HONG KONG: Asian markets on Monday built on last week's rally as investors cheered a report that China had offered to eliminate its massive trade surplus with the United States, while data showed Chinese economic growth hit forecasts in 2018.
Regional equities picked up where they finished Friday after Bloomberg said Beijing had pledged to ramp up spending on US goods over the next five years.
While there was some scepticism over the offer, observers said it indicated that talks between the economic superpowers were heading in the right direction.
The news provided further support to shares, which were already being buoyed by hopes the two sides would be able to resolve the tariffs spat, which has hammered world markets for almost a year.
China's top economics negotiator is due to visit Washington later this month for more talks as the end of a 90-day truce agreed between Donald Trump and Xi Jinping draws closer.
"For now markets are going ahead with the growing perception that there is a lot of willingness by both parties to make a deal," said National Australia Bank senior strategist Rodrigo Catril.
"But as the March 1st deadline approaches the market is also likely to demand more concrete evidence that a deal looks more likely than not." Shanghai closed 0.6 percent higher and Hong Kong rose 0.4 percent in the afternoon, while Tokyo ended 0.3 per cent stronger.
Sydney rose 0.2 percent, Singapore added 0.4 percent and Taipei put on 0.5 percent with Wellington and Jakarta also up.
China released figures showing the economy expanded at the 6.6 percent clip expected in an AFP survey, but that represented its slowest pace since 1990, when it was hit by outrage over the Tiananmen Square crackdown a year earlier.
And in a sign of the battle Beijing faces in getting things back on track, October-December growth came in at 6.4 percent, the worst quarterly figure since the global financial crisis 10 years ago.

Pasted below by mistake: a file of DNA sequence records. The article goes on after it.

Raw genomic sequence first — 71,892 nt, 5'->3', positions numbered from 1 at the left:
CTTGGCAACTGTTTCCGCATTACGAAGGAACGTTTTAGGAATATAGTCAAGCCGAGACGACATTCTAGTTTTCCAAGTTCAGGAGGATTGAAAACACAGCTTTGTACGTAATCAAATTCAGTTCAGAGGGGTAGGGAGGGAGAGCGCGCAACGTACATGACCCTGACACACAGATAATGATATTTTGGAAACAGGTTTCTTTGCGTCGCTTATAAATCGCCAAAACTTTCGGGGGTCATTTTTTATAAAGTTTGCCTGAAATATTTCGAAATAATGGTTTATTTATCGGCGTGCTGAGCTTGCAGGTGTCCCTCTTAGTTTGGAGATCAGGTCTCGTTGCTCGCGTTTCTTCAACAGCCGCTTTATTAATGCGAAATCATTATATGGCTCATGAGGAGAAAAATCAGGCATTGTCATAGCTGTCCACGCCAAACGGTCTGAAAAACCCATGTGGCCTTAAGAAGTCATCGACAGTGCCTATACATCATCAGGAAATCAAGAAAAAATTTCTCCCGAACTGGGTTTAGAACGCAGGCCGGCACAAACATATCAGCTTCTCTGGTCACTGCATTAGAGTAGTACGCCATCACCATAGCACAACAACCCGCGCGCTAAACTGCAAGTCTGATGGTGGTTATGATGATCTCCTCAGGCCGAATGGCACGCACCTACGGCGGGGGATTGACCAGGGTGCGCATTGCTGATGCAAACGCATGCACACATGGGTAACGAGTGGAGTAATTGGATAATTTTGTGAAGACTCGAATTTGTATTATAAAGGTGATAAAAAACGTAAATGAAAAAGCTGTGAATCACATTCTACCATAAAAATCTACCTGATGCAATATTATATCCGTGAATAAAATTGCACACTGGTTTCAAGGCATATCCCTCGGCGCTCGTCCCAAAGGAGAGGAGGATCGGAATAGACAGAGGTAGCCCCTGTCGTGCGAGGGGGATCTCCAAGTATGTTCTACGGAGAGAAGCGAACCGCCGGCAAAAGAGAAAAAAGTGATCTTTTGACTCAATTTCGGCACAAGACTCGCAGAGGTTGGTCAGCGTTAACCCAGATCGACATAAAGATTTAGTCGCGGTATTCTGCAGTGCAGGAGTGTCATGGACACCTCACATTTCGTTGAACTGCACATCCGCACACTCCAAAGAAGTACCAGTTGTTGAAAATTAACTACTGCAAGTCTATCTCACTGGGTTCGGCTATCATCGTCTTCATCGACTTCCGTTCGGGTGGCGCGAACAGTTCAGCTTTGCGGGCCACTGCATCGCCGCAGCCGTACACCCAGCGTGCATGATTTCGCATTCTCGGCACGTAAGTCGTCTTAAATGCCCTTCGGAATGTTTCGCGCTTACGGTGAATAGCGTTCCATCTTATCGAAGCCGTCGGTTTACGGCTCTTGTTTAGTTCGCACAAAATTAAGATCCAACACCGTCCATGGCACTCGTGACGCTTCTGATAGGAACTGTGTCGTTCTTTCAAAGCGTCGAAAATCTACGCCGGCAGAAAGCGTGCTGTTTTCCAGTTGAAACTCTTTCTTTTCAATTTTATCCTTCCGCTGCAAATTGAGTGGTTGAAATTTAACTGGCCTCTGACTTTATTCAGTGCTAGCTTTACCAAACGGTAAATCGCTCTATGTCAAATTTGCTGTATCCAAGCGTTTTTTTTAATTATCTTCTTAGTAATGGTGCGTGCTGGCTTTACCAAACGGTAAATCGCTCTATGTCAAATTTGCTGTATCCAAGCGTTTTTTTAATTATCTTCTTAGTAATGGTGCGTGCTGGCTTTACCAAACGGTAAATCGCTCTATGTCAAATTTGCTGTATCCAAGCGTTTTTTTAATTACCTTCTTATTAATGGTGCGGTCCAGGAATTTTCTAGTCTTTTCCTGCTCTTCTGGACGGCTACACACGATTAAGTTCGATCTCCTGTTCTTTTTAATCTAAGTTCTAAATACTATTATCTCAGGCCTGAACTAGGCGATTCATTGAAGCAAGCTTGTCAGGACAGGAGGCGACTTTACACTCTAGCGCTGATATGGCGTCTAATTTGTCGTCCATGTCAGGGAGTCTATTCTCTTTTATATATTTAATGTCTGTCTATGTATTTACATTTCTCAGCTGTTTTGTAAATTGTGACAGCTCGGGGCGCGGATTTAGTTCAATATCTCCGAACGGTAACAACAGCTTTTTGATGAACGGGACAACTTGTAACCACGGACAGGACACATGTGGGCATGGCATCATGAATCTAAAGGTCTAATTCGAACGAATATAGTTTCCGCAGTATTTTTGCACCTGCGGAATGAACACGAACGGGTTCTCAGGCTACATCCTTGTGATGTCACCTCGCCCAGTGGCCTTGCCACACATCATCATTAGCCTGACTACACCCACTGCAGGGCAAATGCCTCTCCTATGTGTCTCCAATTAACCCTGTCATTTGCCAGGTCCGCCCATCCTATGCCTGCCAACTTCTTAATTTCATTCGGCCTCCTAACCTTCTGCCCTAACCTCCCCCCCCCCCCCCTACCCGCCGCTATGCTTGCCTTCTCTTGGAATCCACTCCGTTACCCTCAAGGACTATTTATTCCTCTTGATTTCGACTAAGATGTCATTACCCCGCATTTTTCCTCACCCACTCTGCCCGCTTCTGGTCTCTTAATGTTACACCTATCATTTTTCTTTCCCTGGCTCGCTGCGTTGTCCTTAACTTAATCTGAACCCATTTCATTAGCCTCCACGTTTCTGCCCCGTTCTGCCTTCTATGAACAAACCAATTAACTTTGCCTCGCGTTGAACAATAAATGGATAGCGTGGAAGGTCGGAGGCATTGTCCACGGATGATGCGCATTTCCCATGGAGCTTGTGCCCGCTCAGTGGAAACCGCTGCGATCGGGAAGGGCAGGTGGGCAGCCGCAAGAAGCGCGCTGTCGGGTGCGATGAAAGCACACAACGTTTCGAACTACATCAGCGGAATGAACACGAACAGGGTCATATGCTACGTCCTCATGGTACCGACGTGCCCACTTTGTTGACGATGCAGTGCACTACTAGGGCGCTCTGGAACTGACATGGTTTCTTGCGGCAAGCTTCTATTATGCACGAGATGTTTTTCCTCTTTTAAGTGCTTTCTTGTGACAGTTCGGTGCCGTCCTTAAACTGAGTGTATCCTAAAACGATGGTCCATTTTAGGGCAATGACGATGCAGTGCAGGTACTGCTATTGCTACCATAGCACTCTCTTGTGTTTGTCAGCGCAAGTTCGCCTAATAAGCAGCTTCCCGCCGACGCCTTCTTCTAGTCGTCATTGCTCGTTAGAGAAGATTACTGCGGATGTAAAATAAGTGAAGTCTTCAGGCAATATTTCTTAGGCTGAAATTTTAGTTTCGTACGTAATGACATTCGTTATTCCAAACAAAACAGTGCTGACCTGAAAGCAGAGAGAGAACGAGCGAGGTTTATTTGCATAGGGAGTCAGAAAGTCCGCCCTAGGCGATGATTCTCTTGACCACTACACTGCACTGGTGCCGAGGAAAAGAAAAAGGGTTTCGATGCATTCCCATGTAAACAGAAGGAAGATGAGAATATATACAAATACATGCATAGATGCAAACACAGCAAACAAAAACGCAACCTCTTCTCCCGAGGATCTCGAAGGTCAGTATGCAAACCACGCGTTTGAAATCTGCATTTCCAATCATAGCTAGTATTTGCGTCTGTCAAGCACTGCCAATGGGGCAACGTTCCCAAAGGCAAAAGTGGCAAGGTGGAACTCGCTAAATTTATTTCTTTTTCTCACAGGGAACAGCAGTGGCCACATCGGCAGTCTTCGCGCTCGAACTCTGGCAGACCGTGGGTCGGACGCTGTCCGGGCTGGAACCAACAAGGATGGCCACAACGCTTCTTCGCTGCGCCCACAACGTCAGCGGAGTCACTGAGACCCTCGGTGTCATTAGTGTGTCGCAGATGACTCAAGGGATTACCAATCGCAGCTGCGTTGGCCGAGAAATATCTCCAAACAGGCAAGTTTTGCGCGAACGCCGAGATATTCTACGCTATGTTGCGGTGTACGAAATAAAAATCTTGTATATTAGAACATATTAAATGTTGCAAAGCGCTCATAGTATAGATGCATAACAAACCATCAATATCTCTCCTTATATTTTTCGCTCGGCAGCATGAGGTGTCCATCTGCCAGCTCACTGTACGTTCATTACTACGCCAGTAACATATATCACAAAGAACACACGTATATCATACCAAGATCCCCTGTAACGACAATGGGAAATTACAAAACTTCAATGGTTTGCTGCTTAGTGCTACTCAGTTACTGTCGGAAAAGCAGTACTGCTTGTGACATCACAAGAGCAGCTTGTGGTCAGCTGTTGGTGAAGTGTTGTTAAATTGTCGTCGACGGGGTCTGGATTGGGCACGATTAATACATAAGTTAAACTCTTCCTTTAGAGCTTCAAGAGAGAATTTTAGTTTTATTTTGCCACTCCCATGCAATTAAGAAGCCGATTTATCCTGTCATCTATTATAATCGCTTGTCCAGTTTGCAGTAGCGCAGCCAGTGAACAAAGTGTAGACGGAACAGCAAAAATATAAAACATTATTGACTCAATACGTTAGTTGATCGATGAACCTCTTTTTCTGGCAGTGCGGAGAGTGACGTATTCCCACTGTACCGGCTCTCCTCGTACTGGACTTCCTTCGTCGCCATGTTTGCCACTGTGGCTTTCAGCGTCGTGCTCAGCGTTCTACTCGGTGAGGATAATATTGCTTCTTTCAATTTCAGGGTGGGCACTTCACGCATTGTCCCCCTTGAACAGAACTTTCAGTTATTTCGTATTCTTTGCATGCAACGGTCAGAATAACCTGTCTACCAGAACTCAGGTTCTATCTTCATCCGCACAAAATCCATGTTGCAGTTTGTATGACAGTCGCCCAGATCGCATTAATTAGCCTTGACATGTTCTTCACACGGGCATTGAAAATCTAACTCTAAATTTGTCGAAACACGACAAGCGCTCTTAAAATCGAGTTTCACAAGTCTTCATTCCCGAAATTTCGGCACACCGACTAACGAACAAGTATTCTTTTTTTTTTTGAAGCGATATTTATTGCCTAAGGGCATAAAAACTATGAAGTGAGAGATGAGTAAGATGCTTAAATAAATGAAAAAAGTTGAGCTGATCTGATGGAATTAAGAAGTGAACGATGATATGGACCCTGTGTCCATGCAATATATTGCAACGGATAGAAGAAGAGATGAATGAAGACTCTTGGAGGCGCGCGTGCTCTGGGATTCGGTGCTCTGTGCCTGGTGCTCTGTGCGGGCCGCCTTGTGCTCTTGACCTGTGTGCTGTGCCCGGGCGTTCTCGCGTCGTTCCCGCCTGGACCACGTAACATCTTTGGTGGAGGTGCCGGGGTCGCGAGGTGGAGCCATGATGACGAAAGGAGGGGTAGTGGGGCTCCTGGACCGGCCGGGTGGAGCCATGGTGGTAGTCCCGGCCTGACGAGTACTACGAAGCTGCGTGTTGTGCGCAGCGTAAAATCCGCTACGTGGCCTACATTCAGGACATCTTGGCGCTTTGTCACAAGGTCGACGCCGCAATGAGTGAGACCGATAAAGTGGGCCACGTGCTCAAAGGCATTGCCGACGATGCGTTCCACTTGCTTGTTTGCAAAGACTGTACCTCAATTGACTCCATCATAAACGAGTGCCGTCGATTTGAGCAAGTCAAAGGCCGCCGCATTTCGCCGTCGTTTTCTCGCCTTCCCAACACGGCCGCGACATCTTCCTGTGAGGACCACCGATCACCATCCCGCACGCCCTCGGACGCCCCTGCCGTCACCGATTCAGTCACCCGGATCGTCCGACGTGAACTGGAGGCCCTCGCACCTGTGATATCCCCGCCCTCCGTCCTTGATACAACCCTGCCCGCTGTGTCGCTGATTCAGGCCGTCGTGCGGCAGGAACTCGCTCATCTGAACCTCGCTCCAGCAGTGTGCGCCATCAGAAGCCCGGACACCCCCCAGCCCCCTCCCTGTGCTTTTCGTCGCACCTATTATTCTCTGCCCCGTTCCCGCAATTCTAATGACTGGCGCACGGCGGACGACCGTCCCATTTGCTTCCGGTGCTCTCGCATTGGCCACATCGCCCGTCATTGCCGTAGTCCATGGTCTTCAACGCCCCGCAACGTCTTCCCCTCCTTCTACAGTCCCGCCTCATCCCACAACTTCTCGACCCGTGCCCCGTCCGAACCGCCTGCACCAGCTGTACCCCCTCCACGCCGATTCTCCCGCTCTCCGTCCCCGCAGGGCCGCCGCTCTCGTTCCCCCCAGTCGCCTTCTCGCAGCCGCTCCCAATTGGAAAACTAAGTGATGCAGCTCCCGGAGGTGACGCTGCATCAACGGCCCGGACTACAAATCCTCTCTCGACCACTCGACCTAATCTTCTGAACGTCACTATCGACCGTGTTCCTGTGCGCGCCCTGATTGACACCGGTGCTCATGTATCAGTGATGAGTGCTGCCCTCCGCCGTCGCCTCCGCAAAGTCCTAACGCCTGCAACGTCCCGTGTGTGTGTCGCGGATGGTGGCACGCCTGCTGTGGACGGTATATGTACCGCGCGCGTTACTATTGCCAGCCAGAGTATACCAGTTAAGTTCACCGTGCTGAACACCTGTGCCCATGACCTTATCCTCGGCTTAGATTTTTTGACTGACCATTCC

The data come as China struggles to address a chronic debt burden while at the same time fighting the damaging trade war with the US.
It also reinforces the need for officials to press on with stimulus measures, such as the tax cuts announced last week and moves to make it easier for banks to lend.
"While the government is putting policy responses in place, we anticipate that these will need to be ramped up over the course of the year," Stephen Chang, portfolio manager for Asia at Pacific Investment Management, said in a note.
Next on traders' radar is British Prime Minister Theresa May's revised plan for exiting the European Union, with her original proposal left in tatters after being roundly rejected by MPs last week.
Britain will leave the European Union on March 29 without a deal unless MPs can force a delay or get their act together in time and come up with an alternative plan that Brussels is also happy with.
Despite the uncertainty, the pound was holding up against the dollar in Asian trade.